The Christian tradition and new challenges /1. The intellectuals of the twentieth century used culture in opposition to nature, for anthropologists it must be cited only in the plural, and despite St. Paul, St. Augustine and the missionaries, the Church did not develop an explicit teaching in relation to it. Only with John Paul II did it become a habitual subject of theology.

This article was published in Oasis 10. Read the table of contents

Last update: 2022-04-22 09:43:31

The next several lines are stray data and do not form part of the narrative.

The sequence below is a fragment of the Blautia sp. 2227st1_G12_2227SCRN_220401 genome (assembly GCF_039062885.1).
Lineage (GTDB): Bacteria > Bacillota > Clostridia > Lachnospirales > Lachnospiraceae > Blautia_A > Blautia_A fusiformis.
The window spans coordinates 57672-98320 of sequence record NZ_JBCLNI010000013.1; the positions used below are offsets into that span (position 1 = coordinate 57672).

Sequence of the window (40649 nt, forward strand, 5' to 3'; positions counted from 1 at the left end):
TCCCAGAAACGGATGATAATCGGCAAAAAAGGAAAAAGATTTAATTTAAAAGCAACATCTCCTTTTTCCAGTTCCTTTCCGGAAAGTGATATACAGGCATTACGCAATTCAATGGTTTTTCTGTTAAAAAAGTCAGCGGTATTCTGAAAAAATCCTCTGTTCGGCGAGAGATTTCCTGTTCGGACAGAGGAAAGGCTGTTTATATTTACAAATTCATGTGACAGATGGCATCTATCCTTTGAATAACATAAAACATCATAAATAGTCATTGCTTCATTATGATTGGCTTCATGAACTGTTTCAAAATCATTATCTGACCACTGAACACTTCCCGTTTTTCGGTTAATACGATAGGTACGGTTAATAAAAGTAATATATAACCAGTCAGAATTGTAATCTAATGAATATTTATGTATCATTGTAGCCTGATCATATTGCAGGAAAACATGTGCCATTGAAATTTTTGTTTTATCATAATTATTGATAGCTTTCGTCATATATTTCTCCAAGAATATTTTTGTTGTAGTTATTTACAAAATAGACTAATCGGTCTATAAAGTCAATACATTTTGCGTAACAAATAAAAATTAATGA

Although many books have been written on the subject, it is notoriously difficult to say exactly how one should define ‘culture’ as we use the word today. On the whole, twentieth-century scholars spoke about culture as something that is different from, and indeed has to be contrasted with, nature. But often it is difficult to say where the boundaries lie. A famous example is the twentieth-century discussion about the taboo of incest. In 1948 the French ethnologist Claude Levi-Strauss presented it as a classic example of the step from nature to culture; forty years later Norbert Bischof, a German behavioral biologist, discovered that wild young graylags behave as if they know about the taboo and concluded that its wellknown absence in breeding stocks is due to calculated interbreeding. A picture by Rembrandt obviously is a result of culture; but would an alien coming from another star immediately recognize it as such? After all, some birds and insects construct surprisingly sophisticated nests and habitats. And are the kitsch views of towns that Hitler painted in his youth expressions of culture as well? Incidentally, it is not helpful to distinguish between nature and culture by referring to conscious deliberation. Many cultural phenomena seem to be the side-effects of human behavior that no one chooses intentionally. Clearly, a nation is a cultural datum; yet people do not decide to establish a nation. Instead, one day they discover that they have formed it. As Aristotle put it, man is by his very nature a social being; but this obviously does not mean that society or a state are nature; rather, they are classic examples of cultural entities. The English writer T.S. Eliot once tried to say what culture is by speaking about ‘the whole way of life of a people, from the birth to the grave, from the morning till night, even if everybody sleeps’. But how should we summarize this way of life without mentioning almost everything that may happen during the existence of a people? And by the way: when a people catches a cold is this a cultural phenomenon? Certainly for some time this would strain its ‘whole way of life’. One of the problems with the contrast ‘nature/culture’ is that culture in one way or another always entails nature while nature entails culture only in so far as we think about and behave towards it, that is, consider it through the medium of a culture. In a way, nature as opposed to culture is what remains of intra-mundane reality when we try to abstract from everything that man says and thinks about it or does to it. Together with the differences between various cultures, such forms of blurring in the notion of culture have seduced many philosophers of culture and cultural anthropologists to relativism. In fact, cultural differences were the main argument that nineteenth- and twentieth-century relativists used to justify their standpoint. A human’s beliefs and activities should, the argument ran, not only be understood, but also assessed, according to his or her culture. As one of the founders of cultural anthropology, Franz Boas, declared in 1887: ‘our ideas and conceptions are true only so far as our civilization goes’. The successors of Boas at the University of Columbia, such as Ruth Benedict and Margaret Mead, were passionately opposed to anything that evoked theoretical or ethical universalism. A hundred years later a contributor to the journal American Anthropologist wrote: ‘There can be no value judgments that are true independent of specific cultures’. This may, of course, mean that one cannot be certain about the exact meaning and therefore appropriateness of value judgments without a consideration of the cultural context in which they are uttered; but mostly it is understood as a denial of the possibility to discover what really is valid or true. After all, the contemporary use of the expression ‘culture’ mainly goes back to Kant who claimed that we never can reach the ‘thing in itself’, and to Johann Gottfried Herder who in addition questioned the theoretical and ethical universalism that Kant continued to defend. Whether Herder really was a relativist is however debatable; some have argued that he only insisted on a legitimate plurality of cultures. Besides the heritage of a medieval ontology which was characteristic of Catholic theology prior to the Second Vatican Council, it was probably this relativistic bias of most discussions concerning the notion and special character of culture that for a considerable time prevented Catholic authorities from taking up this notion as a topic relevant to theology. Besides a few passages in the documents of the Council, especially in Gaudium et spes, it actually was not before John Paul II that reflections on culture became a common theological subject. In the main three reasons may have lain behind this new attention. One was certainly the distinction between the accommodation and the inculturation of faith developed by missionary theologians, especially by the French Franciscan Jean-Marie Masson who was active in Ceylon. John Paul II first used the notion of inculturation in his encyclical Slavorum Apostoli (1985), which was devoted to remembrance of the Saints Cyril and Methodius, in order to show how Christian faith could, and should, become an integral part of a people’s daily life. The second reason, in contrary fashion, was probably the alarming observation that since World War II and especially since the time of the Council the culture of the Western world was decreasingly characterized by Christian belief. This development led to reflections about how faith and culture might be related to each other. Finally, one reason may have been the Pope’s familiarity with the history of his home country. It was above all their Catholic culture that helped Poles to survive as a nation for the almost two hundred years during when their country was divided between parts that were Orthodox Russian, Protestant German and partially Catholic Austrian; and it was principally Poland’s Catholic tradition and culture that prevented the Communists from transforming the country into a obedient satellite of the Soviet Empire. Of course, John Paul II was also aware of the problems that arise when – as was and in part still is the case in Poland – religious traditions and national pride are welded together too much. The Discovery and Recognition of Dignity It would certainly be an exaggeration to say that the Church has developed anything resembling an explicit teaching on culture; it seems appropriate to say that it has elaborated and expanded the classic notion of tradition and considered its description of the Church as a ‘standard lifted high among the nations’ by urging an awareness of both the differences between, and the common ground of various cultures. Although the word ‘culture’ was not used, many of the problems involved have been familiar to missionaries since the very beginning of the spread of Christian faith: quite often they were confronted with the question as to whether, and to what extent, they could accommodate their preaching to the way of thinking, the traditions and the customs of the region of the world they were sent to. As time went on, especially in modern times, missionaries became gradually aware of the problem that instead of simply announcing the Gospel they in fact spread the culture in which they themselves had grown up. As long as Europeans basked in the alleged cultural superiority of their continent, a fact considered obvious since Europe was the home of the only true religion, only a few people noticed the problem. But it became a problem that was clearly visible during the ‘Age of Colonialism’ which began with Columbus’ discovery of the New World, the consequences of which still strain the relationship between the Western World and many other regions of the world. When Bartolomé de las Casas, in the face of the brutalities of the conquistadores, defended the rights of the Indians he implicitly was aware of the fact that a Christian cannot restrict himself to the distinction nature/culture. By not sharing in what someone calls ‘culture’, man does not become ‘almost an animal’. The discovery and acknowledgement of the dignity of each and every human being may be culture. But this dignity itself is neither culture nor nature. Nor is God a ‘cultural phenomenon’, though the way we address and serve Him inevitably has a cultural aspect. It is this dual insight that has prevented the Church from succumbing to that relativism which characterizes most contemporary discourse on culture: though the way we relate to reality may inevitably be mediated by a definite culture, the latter does not prevent us from discovering truths that transcend cultural differences and historical changes; and though the way we articulate them may be influenced by culture, there are truths that cannot be squeezed into the alternative ‘culture or nature’. Of course a cultural relativist would deny both these claims. But then one has to confront him with an elementary objection: why should what he claims not apply to his own point of view as well? After all, everything that, for example, cultural anthropology teaches, is as much culture as what it analyses. Why should we, to give a simple example, reduce the claim that the universe has been created to ‘mere culture’ without at the same time admitting that this reduction itself is the expression and conclusion of a specific culture? On the other hand, however, why emphasize that faith is culture if the contemporary discourse on culture seems so easily seduced by relativism? Did not Pascal, Kierkegaard and Christians among the existentialists teach us that faith is a strictly personal decision, indeed a ‘risk’? St. Augustine in his Confessions already spoke as if in the end nothing except the relationship between ‘my soul and You, my Lord’ really mattered. As a matter of fact, sometimes the culture of a people is so suffused with religious convictions that many cease to notice how much faith a personal commitment entails. In spite of its exaggerations, the ‘dialectical theology’ of the early Karl Barth was a legitimate protest against such tendencies in traditionally Protestant countries; the movement initiated by Luigi Giussani among young Italian Catholics points in the same direction, though instead of protesting against anything it simply reminds the believers what to share in a faith means. The Perception of Reality Yet religion and faith inevitably have a cultural side. On the one hand, ‘faith has its own eyes’ (St. Augustine): a believer not only interprets his life story in a specific way but also notices aspects of reality that for an unbeliever cannot but be the delusions of a superstition. He, as it were, reads reality in a language which, without a translation, would remain unintelligible to someone who does not share his faith; and the translation would inevitably be incomplete. This language, moreover, is historical: pondering upon their faith and their experiences in the light of faith, believers constantly discover new notions and use words in a new way, often because someone else contradicts them. As St. Paul writes in his first letter to the Corinthians, partialities, in fact heresies, must occur since they force the Church to reflect upon and often to deepen what it teaches. While it is transmitted from generation to generation, faith thus shapes the way in which the members of a religious community perceive reality. It is a specific culture that modifies any culture of which it has become an element. On the other hand, as soon as a faith has begun to shape the culture of a community or a people, it manifests itself in countless cultural ways: it leads to specific forms of behavior, expresses itself in a cult and in rites, singles out certain times for specific religious activities, prompts the building of places of worship, influences lifestyle and relationships with neighbors, marks the arts: indeed, most of what humans do and make. Every vigilant visitor to a country that is marked by a religion different from his own notices the difference. A religion that finds no cultural expression does not exist; a faith that exclusively survives in the human heart is almost inconceivable except, perhaps, in the case of a conversion in borderline situations such as those of Auschwitz. Christian theologians have given much thought to the question of what is the most promising way to integrate faith into a heathen culture. In today’s Europe, however, we are confronted with the problem of what actually occurs when faith begins to fade away in a culture which, more than any other, was in the past moulded by Christian insights. Europe is famous for its number of cultural relics of a glorious Christian past, relics that are not at all limited to churches and works of art; countless studies address the enormous influence of faith on European languages as well as the Christian origins of ideas that Europeans have spread throughout the planet. Yet the number of Europeans who are more than ‘nominal Christians’ decreases every decade. Since the seventeenth century in particular, Europe has tried to carry the Gospel to the furthest corners of the globe; at the same time, and in a dramatic way during the twentieth century, it gradually ceased to be a Christian continent. Though only a few would agree with Marx or Nietzsche that religion in general, and Christian faith in particular, have only negative consequences, the number of Europeans who feel that not much would be lost if faith ceased to have any influence upon their culture is alarmingly high. Christianity, they seem to think, has done its homework but there is no good reason to keep it alive. Hegel already implicitly advanced such an assessment in the last paragraph of his Philosophy of Right, which was first published in 1833. Personal commitments have lost their importance since faith has become an integral element in the substance of our culture. This is not the place to discuss the many reasons that explain this worrying development. It indicates, however, that for a Christian the new emphasis on culture has two aspects. On the one hand, a Christian should obviously be interested in influencing the culture of the country or region of the world that he goes to or lives in. The Lord’s request to announce the Gospel all over the world inevitably leads to an effort to reform cultures as regards those features that are incompatible with, or impede, what God expects from us. On the other hand, however, such a transformation in the long run will remain unsuccessful if it is not rooted in the deep understanding and completely free decisions of many individuals. If such roots, which transcend everything that reminds of a specific culture, wither away, it is only a question of time before a culture loses its Christian character. Faith is, and generates, culture but at the same it radically transcends it. Were this not the case, it could never survive a cultural collapse. As Jews and Christians confess together with the author of psalm 21, God does not expect from us ritual sacrifices but a pure heart: mine as well as yours.